Recently, I’ve become rather curious about the ways in which Chungdahm Institute (CDI) and Chungdahm April are different. While I have only worked at an April for about a year and a half. A friend of mine had worked at both a CDI and an April. Thus, together we thought up a list of the most notable differences between the two academies.Read More
Teachers Share their Experiences While Living Abroad!
As an April/CDI instructor, I get to work with students from 1st to 9th grade. April classes are 40 - 45 minutes long, and they meet either three times each week,or two times each week. Chungdahm classes are three hours long, and they meet twice each week. Teaching April and Chungdahm can be hectic if there is no organization. The following are a few tasks that I do every day to make the workload easier:Read More
When applying to teach English in Korea through Aclipse, you initially will apply to teach for ChungDahm Institute. ChungDahm Institute is one of the most famous and well financed private after school academies in all of Korea. The students who come to ChungDahm pay some of the highest tuition rates per month and their parents are expecting to get their money’s worth with that price of tuition. But what many people do not know is that ChungDahm is a huge company. ChungDahm has hundreds of locations in Korea and have recently opened up in the markets of Vietnam and Japan. Not only is there ChungDahm (mother company), but there is also the i-Garten program, ChungDahm Chinese, and April Academy. This blog will help you differentiate between April Academy and ChungDahm Institute.Read More
I have taught in Korea with Chungdahm Learning for around 30 months now. In that time, I have seen many students come and go. I have taught every class level, from beginners, (Chungdahm’s EC4 Level) to the most advanced level, known as the Masters Classes. I have experienced many changes to the curriculum, including the implementation of Chungdahm 3.o This saw Chungdahm move away from the traditional paper book format and transitioned to the smart classroom, a program whereby, the students and teacher each have a Samsung tablet-pc’s, and each classroom has a large flat screen TV to display the lesson. This new platform brought exciting content and a whole new interactive learning platform delivered through the tablets. And while the smart classroom certainly has advantages, Chungdahm still offer a wide array of classes. These classes range from TOEFL, to Premium classes, to debate masters' classes. This blog will look at these classes, and what it’s like to teach them.Read More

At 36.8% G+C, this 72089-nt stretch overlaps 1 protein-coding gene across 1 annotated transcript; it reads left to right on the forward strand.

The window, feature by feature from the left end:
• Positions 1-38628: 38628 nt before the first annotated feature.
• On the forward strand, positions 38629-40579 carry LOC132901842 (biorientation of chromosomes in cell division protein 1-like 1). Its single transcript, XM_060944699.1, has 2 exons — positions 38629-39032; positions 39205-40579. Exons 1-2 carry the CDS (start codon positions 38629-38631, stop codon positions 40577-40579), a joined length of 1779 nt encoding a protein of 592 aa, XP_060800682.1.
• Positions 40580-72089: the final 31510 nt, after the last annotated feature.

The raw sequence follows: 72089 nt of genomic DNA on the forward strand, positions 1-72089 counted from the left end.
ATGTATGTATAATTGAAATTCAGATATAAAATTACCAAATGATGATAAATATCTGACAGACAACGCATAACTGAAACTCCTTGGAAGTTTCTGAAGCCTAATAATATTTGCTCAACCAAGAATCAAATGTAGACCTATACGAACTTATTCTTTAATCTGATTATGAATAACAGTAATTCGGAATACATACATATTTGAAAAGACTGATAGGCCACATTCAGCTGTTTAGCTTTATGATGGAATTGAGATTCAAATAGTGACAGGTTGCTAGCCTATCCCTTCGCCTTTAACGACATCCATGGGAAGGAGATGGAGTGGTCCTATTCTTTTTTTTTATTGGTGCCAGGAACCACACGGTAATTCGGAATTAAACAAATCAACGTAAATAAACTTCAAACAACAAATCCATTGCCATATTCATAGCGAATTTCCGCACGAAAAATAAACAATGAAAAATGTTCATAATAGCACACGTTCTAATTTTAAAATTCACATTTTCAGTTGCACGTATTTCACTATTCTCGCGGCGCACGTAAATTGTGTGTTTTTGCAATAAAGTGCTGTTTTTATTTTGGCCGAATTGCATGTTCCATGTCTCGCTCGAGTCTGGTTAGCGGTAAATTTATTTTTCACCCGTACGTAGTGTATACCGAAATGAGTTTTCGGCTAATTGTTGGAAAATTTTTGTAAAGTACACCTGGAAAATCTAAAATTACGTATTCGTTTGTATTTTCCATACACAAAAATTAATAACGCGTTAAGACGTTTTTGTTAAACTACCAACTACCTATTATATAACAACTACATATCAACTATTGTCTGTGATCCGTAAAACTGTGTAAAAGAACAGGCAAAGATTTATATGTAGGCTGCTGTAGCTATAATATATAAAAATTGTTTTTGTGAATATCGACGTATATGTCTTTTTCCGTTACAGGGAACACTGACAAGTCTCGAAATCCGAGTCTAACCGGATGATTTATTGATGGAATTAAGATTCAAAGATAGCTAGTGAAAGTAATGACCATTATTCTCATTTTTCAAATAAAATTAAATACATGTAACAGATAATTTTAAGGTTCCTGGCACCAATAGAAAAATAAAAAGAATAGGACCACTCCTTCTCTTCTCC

As a blogger for Aclipse, I'm here to help as Chungdahm applicants have questions about their future job. For all the questions I get about money and life in Korea, the majority of questions center around what you're actually doing in the classroom. To help break it down some for all of you who are interested in applying, here are some of the more common inquiries about the curriculum at Chungdahm...
One of my favorite things to do is to get with other ChungDahm branches and participate in our Social Club Events. Some of our social club events included trips to Aiins World, Lotte World Amusement Park, and Trivia Night. This past Sunday night was Trivia Night Round Number 2 held at Bull and Barrel in Itaewon, Central Seoul.
At Chungdahm, you'll have the opportunity to teach a variety of students with a wide range of English speaking skills. From the lowest levels in Chungdahm April to the advanced levels in Chungdahm, each group offers different challenges and rewards. That being said, my time teaching Chungdahm's Master level has been the most rewarding and remarkable.
I recently received an email from a guy who is gathering the necessary documents to teach in South Korea. He has a lot of questions, which I am sure has probably crossed everyone's mind at least once. I took the 4 that I hear most often and decided to make a short video with as much information as possible. Here ya are:
Finally, everyone on the Korean peninsula breathes a sigh of relief: rainy season is over. However, the relief is short lived because with the end of the rain comes the real summer heat. Having grown up in Oklahoma and lived in Texas, I'm no stranger to stifling, humid, triple digit (Fahrenheit, of course) temperatures. The heat in Korea is not quite as intense, but it's still a humid heat, which makes staying inside as much as possible very appealing. But you live in Korea! You don't want to waste your weekends away hiding in the air conditioning! So here are some tips on what you can do to enjoy Korea this summer and still stay cool.